With the release of NBA 2K17, NBA fans and gamers across the globe are having fun scanning their faces into the game, simulating seasons, and turning their favorite franchises into a dynasty. On top of the game’s usual features, an interesting new wrinkle this season is the inclusion of all-time rosters for 10 college teams.
While this isn’t quite the return to college hoops some fans are hoping for after NCAA games were removed from the marketplace a few years back, it does offer an interesting topic for discussion. Namely, what players were rightfully included and who was snubbed from each team’s roster? We at Today’s Fastbreak are here to answer those questions; I took an in-depth look at the Michigan State Spartans.
Since it’s a college team, how each player performed on campus has to be taken into account. But with the feature being utilized on a NBA platform, I feel the pro career of each guy also has to be a large factor.
First, here were the no-brainers which were already placed on the team by the game developers.
Magic Johnson – Almost universally proclaimed the best point guard of all-time and on many folks’ NBA Mount Rushmore, Magic is a lock to be the floor general for Michigan State’s all-time team. He was the Most Outstanding Player of the 1979 NCAA Final Four in leading the school to its first-ever national championship, and still maintains an active role in recruiting prospects today, only cementing his status as the face of the Spartans program.
Jason Richardson – Richardson took the floor for 13 NBA seasons, finishing 18th all-time in made three-pointers while shooting 37.0 percent from behind the arc. Much more than just a shooter, J-Rich was also a two-time NBA dunk contest champion, and you can make the argument he’s among the best players to never make an NBA All-Star team. Richardson was a reserve for the 2000 Michigan State title team, and went on to be a 2nd-team All-American later in his collegiate career.
Steve Smith – Smith graduated as the all-time leading scorer in Michigan State school history in scoring and is now second behind Shawn Respert. After making first-team All-American as both a junior and senior, Smith went on to play 14 seasons in the NBA, making one All-Star team as a member of the Hawks.
Draymond Green – The 2012 Big Ten Player of the Year and the school’s all-time leading rebounder, Green has vastly exceeded expectations in the pros, blossoming into a perennial Defensive Player of the Year candidate and a 2nd-team All-NBA performer. While his Snapchat skills may need some fine-tuning, there’s no question Draymond belongs among the finest players to have passed through East Lansing.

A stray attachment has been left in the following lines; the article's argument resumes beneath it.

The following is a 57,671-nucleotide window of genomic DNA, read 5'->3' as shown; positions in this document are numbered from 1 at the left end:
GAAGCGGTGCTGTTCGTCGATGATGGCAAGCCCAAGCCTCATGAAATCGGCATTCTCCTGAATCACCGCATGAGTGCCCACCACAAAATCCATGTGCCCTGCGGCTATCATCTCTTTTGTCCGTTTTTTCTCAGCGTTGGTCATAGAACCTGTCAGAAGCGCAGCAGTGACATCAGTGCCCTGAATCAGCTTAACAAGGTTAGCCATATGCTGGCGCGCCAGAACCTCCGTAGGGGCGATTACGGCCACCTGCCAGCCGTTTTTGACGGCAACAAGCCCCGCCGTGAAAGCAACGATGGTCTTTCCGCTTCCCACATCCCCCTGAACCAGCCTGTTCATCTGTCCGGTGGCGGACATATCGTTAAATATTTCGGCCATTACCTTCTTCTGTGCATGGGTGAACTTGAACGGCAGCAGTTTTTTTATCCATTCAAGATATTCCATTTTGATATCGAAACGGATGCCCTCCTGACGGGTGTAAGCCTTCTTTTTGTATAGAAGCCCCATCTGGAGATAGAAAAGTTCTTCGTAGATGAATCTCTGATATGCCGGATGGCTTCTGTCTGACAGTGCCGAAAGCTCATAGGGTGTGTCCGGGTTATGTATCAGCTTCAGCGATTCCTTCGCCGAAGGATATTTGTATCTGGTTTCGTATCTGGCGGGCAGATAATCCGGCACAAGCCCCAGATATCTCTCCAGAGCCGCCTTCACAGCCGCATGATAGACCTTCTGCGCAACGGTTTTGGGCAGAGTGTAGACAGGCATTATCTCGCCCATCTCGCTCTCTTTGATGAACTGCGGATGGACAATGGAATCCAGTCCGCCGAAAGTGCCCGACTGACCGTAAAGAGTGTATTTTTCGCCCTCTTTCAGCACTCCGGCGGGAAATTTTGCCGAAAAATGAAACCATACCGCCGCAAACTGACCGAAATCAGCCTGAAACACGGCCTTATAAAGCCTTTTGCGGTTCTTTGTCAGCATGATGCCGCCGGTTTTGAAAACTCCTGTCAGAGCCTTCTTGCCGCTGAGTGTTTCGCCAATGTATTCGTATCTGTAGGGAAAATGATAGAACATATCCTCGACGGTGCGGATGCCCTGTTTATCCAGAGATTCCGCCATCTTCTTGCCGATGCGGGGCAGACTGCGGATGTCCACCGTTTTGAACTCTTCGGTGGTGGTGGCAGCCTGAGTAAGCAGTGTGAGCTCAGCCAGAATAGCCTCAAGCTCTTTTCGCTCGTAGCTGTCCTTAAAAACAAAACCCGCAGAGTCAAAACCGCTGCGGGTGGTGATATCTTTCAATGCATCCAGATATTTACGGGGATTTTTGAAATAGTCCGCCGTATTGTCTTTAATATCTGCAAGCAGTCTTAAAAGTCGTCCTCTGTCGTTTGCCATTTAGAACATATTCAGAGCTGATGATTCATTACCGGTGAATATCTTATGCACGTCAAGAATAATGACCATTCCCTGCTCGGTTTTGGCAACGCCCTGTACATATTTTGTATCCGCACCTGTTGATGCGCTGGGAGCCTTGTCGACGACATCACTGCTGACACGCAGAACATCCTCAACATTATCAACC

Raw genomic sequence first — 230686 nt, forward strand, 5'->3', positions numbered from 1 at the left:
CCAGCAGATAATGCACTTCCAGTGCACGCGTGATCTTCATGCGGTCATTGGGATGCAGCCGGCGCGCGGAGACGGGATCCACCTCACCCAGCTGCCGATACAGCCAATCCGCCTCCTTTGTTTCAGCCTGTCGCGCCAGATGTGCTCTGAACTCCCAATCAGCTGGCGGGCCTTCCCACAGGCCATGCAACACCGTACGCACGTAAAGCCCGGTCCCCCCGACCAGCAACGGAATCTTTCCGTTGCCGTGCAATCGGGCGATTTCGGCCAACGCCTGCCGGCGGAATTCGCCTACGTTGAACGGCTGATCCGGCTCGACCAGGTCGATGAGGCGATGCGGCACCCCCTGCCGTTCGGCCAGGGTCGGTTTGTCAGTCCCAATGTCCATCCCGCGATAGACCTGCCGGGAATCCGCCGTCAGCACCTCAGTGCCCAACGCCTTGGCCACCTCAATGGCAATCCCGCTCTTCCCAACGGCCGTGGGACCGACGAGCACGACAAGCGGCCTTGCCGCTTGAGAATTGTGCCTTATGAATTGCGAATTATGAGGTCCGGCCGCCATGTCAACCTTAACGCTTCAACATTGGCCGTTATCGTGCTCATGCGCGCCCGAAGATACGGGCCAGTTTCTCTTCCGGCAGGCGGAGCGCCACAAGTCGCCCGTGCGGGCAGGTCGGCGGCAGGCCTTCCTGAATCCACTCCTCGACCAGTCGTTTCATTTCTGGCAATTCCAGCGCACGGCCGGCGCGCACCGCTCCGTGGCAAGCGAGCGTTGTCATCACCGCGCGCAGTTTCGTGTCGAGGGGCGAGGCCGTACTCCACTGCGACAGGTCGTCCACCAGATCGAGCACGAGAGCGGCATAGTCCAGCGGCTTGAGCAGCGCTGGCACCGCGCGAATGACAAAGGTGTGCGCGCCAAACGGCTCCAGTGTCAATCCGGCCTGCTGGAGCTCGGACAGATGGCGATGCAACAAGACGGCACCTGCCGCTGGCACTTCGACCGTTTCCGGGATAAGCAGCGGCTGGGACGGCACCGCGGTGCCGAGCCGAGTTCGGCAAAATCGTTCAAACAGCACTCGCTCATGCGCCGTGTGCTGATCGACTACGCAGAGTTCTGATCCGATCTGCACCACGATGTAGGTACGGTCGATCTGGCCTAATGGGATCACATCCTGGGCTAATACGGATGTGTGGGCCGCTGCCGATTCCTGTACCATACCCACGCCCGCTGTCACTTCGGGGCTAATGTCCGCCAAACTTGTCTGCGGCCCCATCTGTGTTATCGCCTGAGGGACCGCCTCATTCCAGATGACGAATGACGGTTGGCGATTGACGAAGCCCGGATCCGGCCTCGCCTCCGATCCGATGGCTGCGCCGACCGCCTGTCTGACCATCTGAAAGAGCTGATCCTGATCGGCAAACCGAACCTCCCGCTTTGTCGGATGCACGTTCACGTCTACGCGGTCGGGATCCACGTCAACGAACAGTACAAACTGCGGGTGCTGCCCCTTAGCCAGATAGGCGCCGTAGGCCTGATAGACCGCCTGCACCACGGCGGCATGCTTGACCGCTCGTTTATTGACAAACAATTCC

Zach Randolph – It didn’t look like the makings of a success story when Z-Bo punched Ruben Patterson in practice during the Jail Blazers years, but Randolph straightened out his act and blossomed into one of the league’s most consistent big men. Entering his 16th NBA season, Randolph has appeared in two All-Stars games and is a beloved figure in Memphis as part of the Grit-n-Grind-era Grizzlies. He only played one season at East Lansing, but averaged close to 11 points in helping the Spartans reach the Final Four.
Kevin Willis – Selected to his lone All-Star appearance in 1992, Kevin Willis won’t often get mentioned among the best big men to ever play the game. However, thanks to his incredible longevity (Willis played 21 NBA seasons), the 7-footer is one of only 15 players in NBA history to top 16,000 career points and 11,000 career rebounds. Having played pro ball for over two decades, Willis is literally an “All-Time” kind of guy, and a worthy inclusion among his fellow former Spartans.
Denzel Valentine – About to enter his rookie season with the Chicago Bulls, Valentine doesn’t have the professional resume yet, but his college credentials alone are enough to get him on this team. Valentine was a 1st-team All-American last season as a senior, winning the AP Player of the Year award, the first Spartan ever to receive that honor.
Eric Snow – A Big Ten Defensive Player of the Year and a three-year starter who led the conference in assists as both a junior and senior, Snow went on to play 13 NBA seasons. He most notably was a starter on the Philadelphia 76ers team that reached the 2001 Finals, taking the tougher defensive assignments in the backcourt alongside Allen Iverson. Just don’t ask him to always stay awake while calling a game.